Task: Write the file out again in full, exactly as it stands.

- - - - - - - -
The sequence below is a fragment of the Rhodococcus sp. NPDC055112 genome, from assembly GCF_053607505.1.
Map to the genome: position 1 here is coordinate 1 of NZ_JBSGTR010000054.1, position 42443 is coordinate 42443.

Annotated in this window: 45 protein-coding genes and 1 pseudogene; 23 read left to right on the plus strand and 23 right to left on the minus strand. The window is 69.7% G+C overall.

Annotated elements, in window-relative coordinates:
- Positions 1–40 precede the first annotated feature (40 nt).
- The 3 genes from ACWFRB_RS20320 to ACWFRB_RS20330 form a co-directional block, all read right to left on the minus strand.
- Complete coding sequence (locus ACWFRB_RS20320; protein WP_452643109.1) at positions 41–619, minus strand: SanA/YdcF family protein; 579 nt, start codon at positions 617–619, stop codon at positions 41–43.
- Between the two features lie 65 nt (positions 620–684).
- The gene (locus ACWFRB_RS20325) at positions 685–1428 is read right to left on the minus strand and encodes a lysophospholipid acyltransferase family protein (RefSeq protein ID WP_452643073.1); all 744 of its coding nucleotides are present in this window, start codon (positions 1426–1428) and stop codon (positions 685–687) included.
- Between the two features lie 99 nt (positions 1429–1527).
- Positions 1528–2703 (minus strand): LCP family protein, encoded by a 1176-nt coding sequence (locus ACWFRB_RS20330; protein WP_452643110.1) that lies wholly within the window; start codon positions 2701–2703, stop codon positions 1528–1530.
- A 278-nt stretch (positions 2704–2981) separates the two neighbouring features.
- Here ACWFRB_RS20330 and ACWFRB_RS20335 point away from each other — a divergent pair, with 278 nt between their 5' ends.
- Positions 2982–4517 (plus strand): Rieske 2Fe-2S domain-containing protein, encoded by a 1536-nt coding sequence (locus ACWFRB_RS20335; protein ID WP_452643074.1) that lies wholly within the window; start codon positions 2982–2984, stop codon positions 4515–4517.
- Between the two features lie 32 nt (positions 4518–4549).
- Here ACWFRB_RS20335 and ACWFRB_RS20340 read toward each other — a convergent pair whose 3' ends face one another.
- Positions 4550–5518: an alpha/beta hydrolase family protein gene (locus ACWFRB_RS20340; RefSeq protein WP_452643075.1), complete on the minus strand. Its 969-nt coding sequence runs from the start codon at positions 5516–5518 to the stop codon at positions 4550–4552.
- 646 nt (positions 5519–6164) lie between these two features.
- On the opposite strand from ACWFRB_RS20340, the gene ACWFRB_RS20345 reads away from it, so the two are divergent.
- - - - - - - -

The sequence below is a fragment of the Rhodococcus sp. NPDC055112 genome, from assembly GCF_053607505.1.
Map to the genome: position 1 here is coordinate 1 of NZ_JBSGTR010000054.1, position 42443 is coordinate 42443.

Annotated in this window: 45 protein-coding genes and 1 pseudogene; 23 read left to right on the plus strand and 23 right to left on the minus strand. The window is 69.7% G+C overall.

Annotated elements, in window-relative coordinates:
- Positions 1–40 precede the first annotated feature (40 nt).
- The 3 genes from ACWFRB_RS20320 to ACWFRB_RS20330 form a co-directional block, all read right to left on the minus strand.
- Complete coding sequence (locus ACWFRB_RS20320; protein WP_452643109.1) at positions 41–619, minus strand: SanA/YdcF family protein; 579 nt, start codon at positions 617–619, stop codon at positions 41–43.
- Between the two features lie 65 nt (positions 620–684).
- The gene (locus ACWFRB_RS20325) at positions 685–1428 is read right to left on the minus strand and encodes a lysophospholipid acyltransferase family protein (RefSeq protein ID WP_452643073.1); all 744 of its coding nucleotides are present in this window, start codon (positions 1426–1428) and stop codon (positions 685–687) included.
- Between the two features lie 99 nt (positions 1429–1527).
- Positions 1528–2703 (minus strand): LCP family protein, encoded by a 1176-nt coding sequence (locus ACWFRB_RS20330; protein WP_452643110.1) that lies wholly within the window; start codon positions 2701–2703, stop codon positions 1528–1530.
- A 278-nt stretch (positions 2704–2981) separates the two neighbouring features.
- Here ACWFRB_RS20330 and ACWFRB_RS20335 point away from each other — a divergent pair, with 278 nt between their 5' ends.
- Positions 2982–4517 (plus strand): Rieske 2Fe-2S domain-containing protein, encoded by a 1536-nt coding sequence (locus ACWFRB_RS20335; protein ID WP_452643074.1) that lies wholly within the window; start codon positions 2982–2984, stop codon positions 4515–4517.
- Between the two features lie 32 nt (positions 4518–4549).
- Here ACWFRB_RS20335 and ACWFRB_RS20340 read toward each other — a convergent pair whose 3' ends face one another.
- Positions 4550–5518: an alpha/beta hydrolase family protein gene (locus ACWFRB_RS20340; RefSeq protein WP_452643075.1), complete on the minus strand. Its 969-nt coding sequence runs from the start codon at positions 5516–5518 to the stop codon at positions 4550–4552.
- 646 nt (positions 5519–6164) lie between these two features.
- On the opposite strand from ACWFRB_RS20340, the gene ACWFRB_RS20345 reads away from it, so the two are divergent.